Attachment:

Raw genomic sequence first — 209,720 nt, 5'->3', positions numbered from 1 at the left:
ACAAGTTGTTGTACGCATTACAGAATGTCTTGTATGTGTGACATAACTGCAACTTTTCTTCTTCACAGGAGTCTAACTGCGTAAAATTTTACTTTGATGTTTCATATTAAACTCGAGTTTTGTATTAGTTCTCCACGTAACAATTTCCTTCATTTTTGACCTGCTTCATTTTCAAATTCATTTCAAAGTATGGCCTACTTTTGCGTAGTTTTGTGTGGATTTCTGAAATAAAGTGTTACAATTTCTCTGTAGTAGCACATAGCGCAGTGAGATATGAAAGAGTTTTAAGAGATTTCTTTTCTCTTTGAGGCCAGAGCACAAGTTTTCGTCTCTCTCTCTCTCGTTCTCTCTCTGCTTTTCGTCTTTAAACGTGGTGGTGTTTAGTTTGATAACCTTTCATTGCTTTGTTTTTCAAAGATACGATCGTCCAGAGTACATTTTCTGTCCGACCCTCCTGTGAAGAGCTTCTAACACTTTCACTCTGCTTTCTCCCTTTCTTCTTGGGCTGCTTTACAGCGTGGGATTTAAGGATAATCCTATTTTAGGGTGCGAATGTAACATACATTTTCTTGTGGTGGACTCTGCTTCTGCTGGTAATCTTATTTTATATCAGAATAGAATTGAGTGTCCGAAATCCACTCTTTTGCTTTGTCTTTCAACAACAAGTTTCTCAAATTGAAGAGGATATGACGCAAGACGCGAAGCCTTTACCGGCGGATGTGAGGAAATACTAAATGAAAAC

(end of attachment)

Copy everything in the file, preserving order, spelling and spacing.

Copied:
Raw genomic sequence first — 209,720 nt, 5'->3', positions numbered from 1 at the left:
ACAAGTTGTTGTACGCATTACAGAATGTCTTGTATGTGTGACATAACTGCAACTTTTCTTCTTCACAGGAGTCTAACTGCGTAAAATTTTACTTTGATGTTTCATATTAAACTCGAGTTTTGTATTAGTTCTCCACGTAACAATTTCCTTCATTTTTGACCTGCTTCATTTTCAAATTCATTTCAAAGTATGGCCTACTTTTGCGTAGTTTTGTGTGGATTTCTGAAATAAAGTGTTACAATTTCTCTGTAGTAGCACATAGCGCAGTGAGATATGAAAGAGTTTTAAGAGATTTCTTTTCTCTTTGAGGCCAGAGCACAAGTTTTCGTCTCTCTCTCTCTCGTTCTCTCTCTGCTTTTCGTCTTTAAACGTGGTGGTGTTTAGTTTGATAACCTTTCATTGCTTTGTTTTTCAAAGATACGATCGTCCAGAGTACATTTTCTGTCCGACCCTCCTGTGAAGAGCTTCTAACACTTTCACTCTGCTTTCTCCCTTTCTTCTTGGGCTGCTTTACAGCGTGGGATTTAAGGATAATCCTATTTTAGGGTGCGAATGTAACATACATTTTCTTGTGGTGGACTCTGCTTCTGCTGGTAATCTTATTTTATATCAGAATAGAATTGAGTGTCCGAAATCCACTCTTTTGCTTTGTCTTTCAACAACAAGTTTCTCAAATTGAAGAGGATATGACGCAAGACGCGAAGCCTTTACCGGCGGATGTGAGGAAATACTAAATGAAAAC